NEW YORK â€” Numbers and words, words and numbers, repeated so many times they begin to lose meaning.
A suicide car bomber rams a military checkpoint. Police find 28 bullet-riddled bodies in shallow graves. A man walks into a restaurant and blows himself up.
And so it has come to be that photographs, in many instances, bring home the real story of death and destruction that constitutes daily life in Iraq, a year after US-led coalition forces handed over control of the country to an Iraqi government.
Western reporters are often officebound when not embedded with US troops. To step outside a fortified hotel invites being shot or kidnapped. Because of that, Iraqi photographers risk a great deal to document what is happening to their country and to their people.
To view the images captured by Associated Press photographers in June is to enter a country of sorrow: Outside a hospital in town of Tikrit, a father sits on his haunches beside his five-year-old daughter. She lies on her back on a tile floor, cushioned by a mishmash of clashing, garishly coloured sheets and blankets. A strand of dark hair falls over one eye. Her small face is peaceful, as if she were taking a nap. But there is blood under her head, discoloured from the passing of time, and an empty, collapsed IV bottle against her shoulder.
She was shot during an Iraqi army raid. She died at the hospital. Her father shields his eyes with his hand. The small of his back is braced against a stucco wall. He does not touch his little girl. The slump of his shoulders says this cannot be true; this is too much to bear.
In another hospital, this one in Baghdad, four hospital beds fill the frame, the mattresses sheathed in turquoise plastic, the headboards made of tubed metal, the kind American hospitals haven’t used in decades. On the second bed, a fan of black hair escapes a white sheet. Underneath is the body of a 10-year-old girl, killed in her neighbourhood by a roadside bomb.
Behind her, on the third bed, sits her mother, clad crown-to-toe in the extreme modesty of a black abaya. She clutches her pocketbook and looks away from her dead daughter, as if not seeing the child could somehow change reality. In the chaos of this country, car bombs are ubiquitous. In photograph after photograph, burned-out wreckages hulk under highway overpasses, straddle sidewalks, slam into the sides of tanker trucks. Depending on the type and the amount of explosive, sometimes a smoldering skeleton is left; sometimes a lone axle. Sometimes a melted chassis entombing the driver’s body.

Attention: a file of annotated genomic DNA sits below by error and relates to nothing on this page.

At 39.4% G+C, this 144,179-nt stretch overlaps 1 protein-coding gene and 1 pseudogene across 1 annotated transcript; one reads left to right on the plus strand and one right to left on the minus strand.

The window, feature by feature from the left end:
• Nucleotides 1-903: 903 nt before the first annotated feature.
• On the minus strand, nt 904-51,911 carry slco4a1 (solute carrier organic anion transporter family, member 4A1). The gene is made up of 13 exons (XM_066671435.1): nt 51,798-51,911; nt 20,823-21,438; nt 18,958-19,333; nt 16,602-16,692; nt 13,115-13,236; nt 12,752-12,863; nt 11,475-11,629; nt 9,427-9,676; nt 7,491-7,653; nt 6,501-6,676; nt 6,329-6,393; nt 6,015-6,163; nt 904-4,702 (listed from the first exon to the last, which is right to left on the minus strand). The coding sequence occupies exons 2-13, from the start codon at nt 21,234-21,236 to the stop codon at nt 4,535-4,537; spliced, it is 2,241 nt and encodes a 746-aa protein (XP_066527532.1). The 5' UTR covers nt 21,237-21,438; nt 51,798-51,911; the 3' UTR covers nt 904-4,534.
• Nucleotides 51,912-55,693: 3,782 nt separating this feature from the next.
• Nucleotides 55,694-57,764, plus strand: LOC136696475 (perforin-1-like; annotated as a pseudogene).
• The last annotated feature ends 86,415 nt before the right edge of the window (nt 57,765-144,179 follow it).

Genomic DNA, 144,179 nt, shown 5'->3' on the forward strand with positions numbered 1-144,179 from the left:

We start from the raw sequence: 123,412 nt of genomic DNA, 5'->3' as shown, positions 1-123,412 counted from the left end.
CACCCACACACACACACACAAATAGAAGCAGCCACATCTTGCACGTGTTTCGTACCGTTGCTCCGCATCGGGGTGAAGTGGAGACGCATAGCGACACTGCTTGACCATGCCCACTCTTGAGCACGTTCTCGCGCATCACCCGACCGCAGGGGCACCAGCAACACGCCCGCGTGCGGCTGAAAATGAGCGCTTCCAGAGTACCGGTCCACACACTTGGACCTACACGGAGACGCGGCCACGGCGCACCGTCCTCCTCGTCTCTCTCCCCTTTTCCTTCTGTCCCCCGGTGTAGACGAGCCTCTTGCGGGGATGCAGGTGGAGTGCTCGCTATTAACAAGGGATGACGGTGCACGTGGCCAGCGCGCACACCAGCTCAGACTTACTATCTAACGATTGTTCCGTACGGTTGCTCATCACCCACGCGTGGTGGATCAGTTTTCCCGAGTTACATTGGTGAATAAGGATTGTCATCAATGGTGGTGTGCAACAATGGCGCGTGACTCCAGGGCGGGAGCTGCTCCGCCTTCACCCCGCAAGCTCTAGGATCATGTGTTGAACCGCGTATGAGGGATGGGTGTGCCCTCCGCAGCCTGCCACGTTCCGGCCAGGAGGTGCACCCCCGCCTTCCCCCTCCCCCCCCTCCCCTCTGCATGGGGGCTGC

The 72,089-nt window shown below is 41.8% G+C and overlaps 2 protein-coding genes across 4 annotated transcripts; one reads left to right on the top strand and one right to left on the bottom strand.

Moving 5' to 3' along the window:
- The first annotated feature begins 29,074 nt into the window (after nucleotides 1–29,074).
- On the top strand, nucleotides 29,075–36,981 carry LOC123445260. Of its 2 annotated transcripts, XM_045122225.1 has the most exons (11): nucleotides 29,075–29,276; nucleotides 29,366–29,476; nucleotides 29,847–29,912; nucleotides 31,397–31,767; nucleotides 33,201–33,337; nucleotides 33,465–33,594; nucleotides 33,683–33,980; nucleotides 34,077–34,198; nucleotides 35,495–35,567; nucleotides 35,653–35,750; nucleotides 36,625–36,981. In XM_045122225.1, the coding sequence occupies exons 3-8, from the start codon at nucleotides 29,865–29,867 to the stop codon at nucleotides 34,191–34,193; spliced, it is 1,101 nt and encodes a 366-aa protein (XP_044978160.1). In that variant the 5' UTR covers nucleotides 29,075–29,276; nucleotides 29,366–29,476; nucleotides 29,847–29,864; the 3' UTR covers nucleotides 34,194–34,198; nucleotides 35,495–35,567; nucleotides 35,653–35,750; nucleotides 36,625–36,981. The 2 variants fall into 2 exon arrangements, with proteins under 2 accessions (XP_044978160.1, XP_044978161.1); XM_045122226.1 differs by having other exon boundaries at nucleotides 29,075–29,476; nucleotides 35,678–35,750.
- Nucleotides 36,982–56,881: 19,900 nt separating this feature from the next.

Always, there are images of bodies. Bodies on the streets, bodies in the bombed rubble, bodies strewn across a sandy plain like toy soldiers.
From a helicopter hovering near the Syrian border, an image is made of 10 dead men, outlined by an expanse of desert. Three corpses are curled together, their hands bound behind their backs, blindfolds tied around their heads. One is missing his shoes.
The other bodies are scattered face-down in the sand, separated by several feet, apparently shot where they stood near a highway that meanders along the Euphrates River.
They are thought to have been off-duty Iraqi soldiers, dressed in civilian clothes, driving two minivans across the desert towards a vacation in Baghdad.
With the carnage also come moments of normalcy _ or near-normalcy. In Baghdad, on a Saturday, a father buys his young son a shiny bicycle in an outdoor market to celebrate the school year’s end. Both are wearing thobes, traditional, floor-length robes for males. Behind them is a long row of bikes in varying heights and colours glinting in the sunlight. The boy, who looks to be about five, is helping his father push their new purchase, though it is very small and has training wheels. The boy does not seem to mind one bit. One week later, a sandstorm hits Baghdad. Everything turns brown. An Iraqi man has tied a scarf around his face. On top of the scarf perch his sunglasses. Atop his head perches a straw hat. Not one bit of flesh is visible. He looks like the Invisible Man, when the Invisible Man decided to be visible. In another image, Iraqi soldiers from the interior ministry hold a pigeon before a photographer’s lens. They are wearing helmets and have tied cloths to obscure their faces, so insurgents won’t get a look at them should the photo make it into the local paper. The reason they’re holding the pigeon? They are inspecting the bird for wounds, after it became one of the victims of a suicide bomber.
There also are snapshots of joy amid the blood and the violence and the irony.
The friends and family of Hussein Hanoun Al Saadi â€” an Iraqi translator kidnapped five months ago with a French journalist â€” cheer and weep and smile as the released man returns home. His young son reaches out an arm. So do friends. What appears to be bugs hang in the air, suspended in time and motion by the snap of a shutter. On closer inspection, the bugs are actually small pieces of wrapped candy, thrown by the welcoming party.